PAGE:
...or the amazing chronicles of everything that I like and stuff.
This fills me with awe. What a lovely montage…
I wanted to do something to celebrate Edgar Wright’s THE WORLD’S END, which lands in North American cinemas this August 23rd. It’s a fantastic movie and everyone should see it. It reunites the director with best pals and legendary cinematic duo Simon Pegg and Nick Frost, along with a slew of other very fine british actors. I didn’t know what do do and then it hit me : last year I wrote a short story in which there is quite the epic bar brawl. This ties in quite nicely with Edgar Wright’s film as it has probably the greatest bar brawl ever put to film (no hyperbole). So here it is, a short story that I very much hope you’ll enjoy, to wet your bar-brawl-loving appetite until August 23rd.
I have been walking for hours. It is very dark outside. The moon is hidden behind a thick veil of clouds. All I can hear is the sound of my own footsteps, irregular, the footsteps of a bleeding, wounded man. A dying man.
There are still five knives sticking out of my back. Their blades embedded in me like a punishment, a reminder, an alarm. My clothing are wet with thick dark blood that travels in globs slowly down my legs, like long wet slugs, and pool in my shoes. I feel no pain, though, the drugs take care of that for now. Except those drugs can’t do a thing about the memories. The black stinking punch to the gut memories of being tied up and beaten and stabbed. The memories of five ugly deaths cut right into me, so deep into me I can feel those blades carving etchings on the grey, rusted and broken surface of my damned soul.
I finally get to my destination. The Devil’s Anvil, a pub where only dead men drink. I kick the door open and all eyes turn to me. Red, bloodshot eyes that scream at you, that stare you down like a boot crushing eggshells. Big bad fuck you eyes that don’t blink. Eyes with teeth. Eyes that are staring at you from the flip side of death. They don’t phase me one bit.
I walk in and a man sitting by the door stands up and puts his hand on my chest. His hand burns a mark through my overcoat, through my blood-stained shirt and tie, on my skin. This is the doorman. This is the guy who will look me over and decide if I’m dead enough to have a seat at the bar and get my drink. I behave. He circles around me, slowly, and considers my sorry state. He touches all five knives, make sure they’re in me, deep, not some show I’m putting on. They are. He sits back down and takes a long sip of some black liquid looks like ink. Maybe it is. He doesn’t look up at me again. I’m no longer his problem. I guess I’m invited in.
I walk up to the bar and take a seat. I see the man for the first time. He’s behind the bar, his back to me at first, then he turns and his eyes lock on mine. He looks like all the damn books say he will. His skin is red like blood, he has thick black horns sticking out of his skulls, he looks confident, malicious, perverted to the core and incredibly smart. I look over the bar at his feet. Hooves. This is the man I’m looking for. “What’ll it be?” he asks. “You tell me,” I answer, “what’s the last drink you wanna pour?” The man smiles. I don’t. The place goes quiet around us, all kinds of quiet. The scheming kind. The threatening kind. The quiet before dead men get angry. That doesn’t phase me either.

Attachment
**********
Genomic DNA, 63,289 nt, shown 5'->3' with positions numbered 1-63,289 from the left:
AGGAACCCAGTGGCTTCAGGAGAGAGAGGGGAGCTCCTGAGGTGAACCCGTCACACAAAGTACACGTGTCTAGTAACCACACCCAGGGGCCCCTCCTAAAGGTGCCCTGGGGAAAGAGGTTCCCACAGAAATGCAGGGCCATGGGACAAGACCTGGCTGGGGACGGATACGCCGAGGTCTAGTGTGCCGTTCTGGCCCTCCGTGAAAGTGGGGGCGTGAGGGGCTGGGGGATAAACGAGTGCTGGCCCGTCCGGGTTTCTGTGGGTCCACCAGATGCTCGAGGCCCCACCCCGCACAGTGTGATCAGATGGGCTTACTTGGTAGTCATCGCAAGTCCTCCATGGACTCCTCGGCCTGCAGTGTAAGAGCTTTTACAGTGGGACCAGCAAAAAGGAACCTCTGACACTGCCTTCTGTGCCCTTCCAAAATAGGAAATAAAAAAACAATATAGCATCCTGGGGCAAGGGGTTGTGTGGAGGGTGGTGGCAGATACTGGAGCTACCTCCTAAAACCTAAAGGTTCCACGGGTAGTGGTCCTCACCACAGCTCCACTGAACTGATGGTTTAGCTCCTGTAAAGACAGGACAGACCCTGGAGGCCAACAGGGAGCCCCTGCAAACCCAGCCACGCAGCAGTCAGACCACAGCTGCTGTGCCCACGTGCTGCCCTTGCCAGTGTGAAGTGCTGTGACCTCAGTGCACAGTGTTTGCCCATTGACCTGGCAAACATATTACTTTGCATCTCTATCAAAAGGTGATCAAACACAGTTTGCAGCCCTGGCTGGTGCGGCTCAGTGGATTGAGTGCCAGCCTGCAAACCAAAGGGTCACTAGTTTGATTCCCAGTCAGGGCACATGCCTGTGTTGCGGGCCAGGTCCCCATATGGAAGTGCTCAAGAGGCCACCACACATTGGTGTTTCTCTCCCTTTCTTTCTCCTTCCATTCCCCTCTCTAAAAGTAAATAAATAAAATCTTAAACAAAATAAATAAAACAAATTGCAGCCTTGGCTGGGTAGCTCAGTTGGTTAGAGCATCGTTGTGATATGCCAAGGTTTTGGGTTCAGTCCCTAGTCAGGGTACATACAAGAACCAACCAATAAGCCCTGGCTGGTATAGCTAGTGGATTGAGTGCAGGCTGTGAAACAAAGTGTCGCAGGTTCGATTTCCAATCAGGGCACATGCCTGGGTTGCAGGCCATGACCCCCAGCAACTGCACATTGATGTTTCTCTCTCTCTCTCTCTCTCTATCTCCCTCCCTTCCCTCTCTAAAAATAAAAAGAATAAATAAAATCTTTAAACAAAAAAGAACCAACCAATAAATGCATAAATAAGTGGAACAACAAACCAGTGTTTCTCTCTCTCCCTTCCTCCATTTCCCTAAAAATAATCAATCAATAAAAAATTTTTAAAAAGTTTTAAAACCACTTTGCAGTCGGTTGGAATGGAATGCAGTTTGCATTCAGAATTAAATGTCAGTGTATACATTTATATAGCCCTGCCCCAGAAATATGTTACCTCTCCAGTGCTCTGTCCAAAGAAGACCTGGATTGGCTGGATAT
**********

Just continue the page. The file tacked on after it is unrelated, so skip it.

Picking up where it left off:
“I thought you’d be coming,” the man says. He turns his back to me and reaches for a bottle on the back wall’s highest shelf. He opens it and pours two small glasses of a blue shinning liquid. He pushes one of the glasses slowly towards me, and takes the other. He raises the glass. “To never leaving this pub,” he says to me, drilling holes in my eyes with his gaze. I raise my glass to meet his toast, and pour the content down my throat. An unbearable sadness washes over me, the feeling only lasts a few moments but it completely takes me over. I don’t show it, though, or I think I don’t. I do my best. “What was that?” I ask the man. He smiles. “Supplication,” he says, “hers.” I stare at him but I say nothing. I let him say his words. “She begged and she pleaded and she asked God, every god and any god, anyone, really, she asked anyone for help,” he continues, very calmly, still looking me in the eyes with that cold goddamn stare of his, “and I bottled that up, that desperation, and fed it to you. That’s what just happened.” I feel rage inside of me, burning, boiling, delicious rage, and it helps me keep it together, and I give him nothing. I push my empty glass back to him and I say: “That tasted watered down to me, I thought this was a reputable establishment. Another.” He smiles again and I fucking want to break that damn bottle inside his mouth and make him chew it. He pours me another glass, and he pours himself one too. We both drink. Another wave of pure, absolute sadness washes over me. The man turns his back to me again, showing me he’s not afraid, not worried, not one bit, and puts the bottle away, back on the top shelf. “The first one was on me,” the man says, still his back to me, “but that second one? Man, that’s gonna cost you.”
I realize a crowd has gathered around me. I get up slowly. The drugs are starting to wear off. I feel the knives in my back. I feel like a man counting his last cold dark minutes, the weight of a life’s worth of wrong turns on my shoulders, my heart looking for blood to pump but not finding much. Except I don’t need blood, I have better than blood. I am the angriest man in this place, and I am going to kill them all. All these dead men, I’m going to kill them all…